Mountain Valley News

News from all around Northeast Alabama!

Featured Obituaries

It’s The Law!

A long going complaint was once again addressed in the workshop just prior to the Rainsville City Council Meeting, which took place on Monday, June 19th. Sonya Pitman, a Rainsville citizen who regularly addresses the Mayor and City Council at their meetings, again brought up the issue of getting “her road” paved, a road that was described by City Engineer, Sam Phillips, as a “50 foot non-exclusive easement off Maple Street”.

Pitman stated, “In 2008, which was two administrations ago, the road I live on was brought up to specs to be paved. Residents paid $900 each to have the road brought up to specs.” She explained that the road has yet to be paved and that they seem to have fallen through the cracks. “We can’t get our road paved,” she said. With the passing of time requirements have changed, but the residents are not willing to put more money seeing that it might not help to get their road paved.

Councilman Bejan Taheri attempted a response to Pitman’s accusation that “everyone else in town gets what they want, but for some reason we can’t get our road paved”.

City Engineer, Sam Phillips, provided paperwork from the 2008 inspection of the road in question, which clearly showed that it did not meet legal specifications.

Taheri stated, “According to the report from our Engineer at the time, the road was never brought up to specs.” A lengthy and headed exchange took place, but nothing was resolved.

It is unrealistic to expect promises made by a former administration, whether legal or illegal at that particular point in time, to be upheld by the current city government, when the issues are currently not legal, especially when paperwork provided shows that it has never been legal. A city government is required to follow the laws set forth by the state.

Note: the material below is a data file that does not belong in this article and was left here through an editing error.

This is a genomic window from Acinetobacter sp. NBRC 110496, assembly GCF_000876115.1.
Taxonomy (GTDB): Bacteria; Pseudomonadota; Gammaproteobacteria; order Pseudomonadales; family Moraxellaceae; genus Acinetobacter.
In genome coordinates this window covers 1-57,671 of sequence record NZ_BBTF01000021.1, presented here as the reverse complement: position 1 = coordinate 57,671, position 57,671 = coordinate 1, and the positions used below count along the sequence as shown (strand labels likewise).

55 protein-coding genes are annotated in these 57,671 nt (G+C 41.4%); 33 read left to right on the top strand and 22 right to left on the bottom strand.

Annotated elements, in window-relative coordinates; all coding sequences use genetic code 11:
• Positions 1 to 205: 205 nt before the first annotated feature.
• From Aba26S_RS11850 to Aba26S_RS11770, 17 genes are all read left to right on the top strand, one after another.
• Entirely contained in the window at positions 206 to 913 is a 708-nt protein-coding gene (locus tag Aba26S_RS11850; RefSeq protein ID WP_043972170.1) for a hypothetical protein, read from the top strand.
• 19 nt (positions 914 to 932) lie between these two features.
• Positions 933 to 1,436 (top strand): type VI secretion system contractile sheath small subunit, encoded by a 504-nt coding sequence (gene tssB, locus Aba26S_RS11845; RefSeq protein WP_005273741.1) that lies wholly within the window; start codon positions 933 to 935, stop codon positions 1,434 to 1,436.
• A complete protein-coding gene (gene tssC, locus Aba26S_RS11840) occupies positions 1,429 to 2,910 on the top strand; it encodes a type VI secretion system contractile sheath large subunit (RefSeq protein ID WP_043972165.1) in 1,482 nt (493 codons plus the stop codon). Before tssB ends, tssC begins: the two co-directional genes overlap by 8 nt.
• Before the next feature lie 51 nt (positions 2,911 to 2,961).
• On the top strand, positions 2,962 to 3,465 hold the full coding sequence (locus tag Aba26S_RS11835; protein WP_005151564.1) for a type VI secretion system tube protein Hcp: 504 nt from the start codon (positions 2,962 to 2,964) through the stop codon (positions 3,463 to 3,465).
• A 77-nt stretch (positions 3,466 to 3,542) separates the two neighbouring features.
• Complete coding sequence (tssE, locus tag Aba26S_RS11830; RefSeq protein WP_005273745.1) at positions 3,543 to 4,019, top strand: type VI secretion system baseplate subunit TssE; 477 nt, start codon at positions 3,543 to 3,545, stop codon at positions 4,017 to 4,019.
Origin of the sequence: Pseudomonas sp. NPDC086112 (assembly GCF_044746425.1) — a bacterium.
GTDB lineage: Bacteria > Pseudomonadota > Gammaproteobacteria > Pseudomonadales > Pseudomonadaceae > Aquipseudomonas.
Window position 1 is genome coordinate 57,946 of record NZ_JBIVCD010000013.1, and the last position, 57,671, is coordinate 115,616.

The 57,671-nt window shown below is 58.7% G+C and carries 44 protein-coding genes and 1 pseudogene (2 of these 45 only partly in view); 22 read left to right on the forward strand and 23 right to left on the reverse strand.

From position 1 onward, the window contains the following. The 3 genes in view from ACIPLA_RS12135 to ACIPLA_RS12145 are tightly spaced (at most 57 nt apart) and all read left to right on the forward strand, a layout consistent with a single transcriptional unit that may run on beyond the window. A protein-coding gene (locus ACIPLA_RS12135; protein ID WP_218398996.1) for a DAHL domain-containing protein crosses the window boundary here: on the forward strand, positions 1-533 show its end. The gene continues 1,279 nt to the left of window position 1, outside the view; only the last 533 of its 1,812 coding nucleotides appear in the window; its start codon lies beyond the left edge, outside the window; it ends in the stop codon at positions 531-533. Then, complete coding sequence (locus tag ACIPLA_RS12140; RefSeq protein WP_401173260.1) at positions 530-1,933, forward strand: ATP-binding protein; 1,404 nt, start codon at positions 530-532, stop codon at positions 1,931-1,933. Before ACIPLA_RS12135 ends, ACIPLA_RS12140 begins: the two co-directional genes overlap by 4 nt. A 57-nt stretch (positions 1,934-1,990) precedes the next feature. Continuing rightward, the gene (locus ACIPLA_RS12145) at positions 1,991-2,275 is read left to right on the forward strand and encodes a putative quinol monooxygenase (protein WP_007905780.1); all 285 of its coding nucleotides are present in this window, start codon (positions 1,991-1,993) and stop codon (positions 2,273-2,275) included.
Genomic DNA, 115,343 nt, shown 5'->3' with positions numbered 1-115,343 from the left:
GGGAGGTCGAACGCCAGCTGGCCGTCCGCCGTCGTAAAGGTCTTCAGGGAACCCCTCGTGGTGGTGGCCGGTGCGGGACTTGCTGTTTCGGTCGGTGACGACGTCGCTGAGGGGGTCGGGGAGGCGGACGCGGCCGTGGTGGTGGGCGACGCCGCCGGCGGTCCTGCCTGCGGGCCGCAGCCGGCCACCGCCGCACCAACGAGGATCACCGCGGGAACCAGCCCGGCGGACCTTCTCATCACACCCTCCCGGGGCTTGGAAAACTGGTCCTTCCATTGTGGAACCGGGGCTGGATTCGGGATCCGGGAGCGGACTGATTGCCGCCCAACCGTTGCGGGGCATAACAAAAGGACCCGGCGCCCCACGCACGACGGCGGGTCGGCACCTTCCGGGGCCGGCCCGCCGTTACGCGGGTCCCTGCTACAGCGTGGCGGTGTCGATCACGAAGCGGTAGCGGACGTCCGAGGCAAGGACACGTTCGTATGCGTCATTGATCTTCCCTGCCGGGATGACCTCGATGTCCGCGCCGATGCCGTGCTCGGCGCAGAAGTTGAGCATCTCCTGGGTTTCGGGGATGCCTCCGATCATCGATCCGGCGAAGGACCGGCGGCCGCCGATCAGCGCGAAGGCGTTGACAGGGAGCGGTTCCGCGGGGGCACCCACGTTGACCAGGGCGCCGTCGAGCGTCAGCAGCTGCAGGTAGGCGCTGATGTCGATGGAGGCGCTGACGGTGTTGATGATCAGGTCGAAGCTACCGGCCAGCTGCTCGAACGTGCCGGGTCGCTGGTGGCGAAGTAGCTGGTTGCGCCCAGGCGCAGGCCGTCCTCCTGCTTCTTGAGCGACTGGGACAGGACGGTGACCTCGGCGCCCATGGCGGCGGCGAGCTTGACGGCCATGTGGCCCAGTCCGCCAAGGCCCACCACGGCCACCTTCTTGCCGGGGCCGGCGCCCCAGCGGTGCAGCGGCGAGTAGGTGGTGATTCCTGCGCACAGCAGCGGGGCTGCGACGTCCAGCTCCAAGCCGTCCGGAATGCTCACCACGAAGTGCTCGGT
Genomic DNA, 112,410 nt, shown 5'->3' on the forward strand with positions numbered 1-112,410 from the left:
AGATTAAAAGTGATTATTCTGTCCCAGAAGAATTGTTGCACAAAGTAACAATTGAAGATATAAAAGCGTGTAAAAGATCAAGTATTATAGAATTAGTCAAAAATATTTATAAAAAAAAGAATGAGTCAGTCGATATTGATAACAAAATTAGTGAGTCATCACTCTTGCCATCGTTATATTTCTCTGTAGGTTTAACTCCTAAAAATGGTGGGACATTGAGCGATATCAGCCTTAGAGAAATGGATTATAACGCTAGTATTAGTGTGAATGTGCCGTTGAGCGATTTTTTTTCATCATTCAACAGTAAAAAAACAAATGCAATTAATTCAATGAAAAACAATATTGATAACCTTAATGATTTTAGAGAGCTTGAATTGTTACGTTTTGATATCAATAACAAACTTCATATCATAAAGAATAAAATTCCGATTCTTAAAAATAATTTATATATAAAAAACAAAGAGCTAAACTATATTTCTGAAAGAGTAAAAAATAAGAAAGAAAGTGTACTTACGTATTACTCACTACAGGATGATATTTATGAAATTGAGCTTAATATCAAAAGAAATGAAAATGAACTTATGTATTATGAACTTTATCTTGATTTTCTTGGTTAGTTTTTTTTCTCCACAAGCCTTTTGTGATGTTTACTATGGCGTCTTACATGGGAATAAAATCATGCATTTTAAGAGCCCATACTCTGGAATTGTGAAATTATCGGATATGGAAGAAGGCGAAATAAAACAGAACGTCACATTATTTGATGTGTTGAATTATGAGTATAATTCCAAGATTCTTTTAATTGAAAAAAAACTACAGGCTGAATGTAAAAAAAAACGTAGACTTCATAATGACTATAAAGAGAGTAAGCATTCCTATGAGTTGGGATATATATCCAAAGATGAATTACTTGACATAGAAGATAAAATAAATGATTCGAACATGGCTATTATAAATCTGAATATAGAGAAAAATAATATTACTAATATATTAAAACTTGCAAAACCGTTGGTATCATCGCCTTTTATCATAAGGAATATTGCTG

When order was restored, Mayor Rodger Lingerfelt moved forward with the workshop and into the regular meeting. He reported that the LED lighting project test had been completed and recommended that they more forward with the $130,000 project that will save the city $1.2 million in the first teen years alone. Council approved.

Councilman Ricky Byrum moved to purchase several new garbage canisters at a cost of $62.50 each, due to a large increase in sanitation customers. Council approved.

After a report from City Engineer, Sam Phillips, Councilman Byrum moved to accept Keef Avenue. Council approved.

Byrum also expressed a desire to recognize Sandy Goff of the Chamber of Commerce for the great job she does.

Councilman Derek Rosson moved to approve hose testing for the Fire Department at a cost of $1,500. Council approved.

Rosson commended Jerry Clifton and others for the work done at last weekend’s very successful Freedom Run.

Councilman Brandon Freeman requested a jurisdiction map. It was agreed to get him what he needed.

Councilman Marshall Stiefel moved to appoint a 3-man committee to look into the situation with the road off Maple Street, as had been discussed in the workshop portion of the meeting. Due to the lack of a second the motion died.

Councilman Taheri moved to promote Police Officer Dean White to the top of the pay scale. Council approved.

Taheri moved to indefinitely table any further discussion of the paving of the road off Maple Street. In a 3-2 vote the motion was approved. So, although the issue might be discussed at length outside of the council chambers, it cannot be discussed within the confines of a council meeting until such time as the tabling is lifted.

Police Chief Kevin Smith gave an update on the city’s recently appointed Animal Resource Officer, “We’ve already responded to 8 calls, issued 2 citations, and picked up 6 dogs which have been taken to the pound. The dog complaints seem to be subsiding.”

Chief Smith also announced an upcoming program titled “Coffee with a Cop” that will give citizens the opportunity to sit down in a relax setting and talk with the police about issues for which they have concerns.

The council empowered Mayor Lingerfelt to sign a contract for the Imagination Library.

The council empowered Mayor Lingerfelt to sign an agreement which will allow Cornerstone Christian Academy to refinance a loan to get a better payment.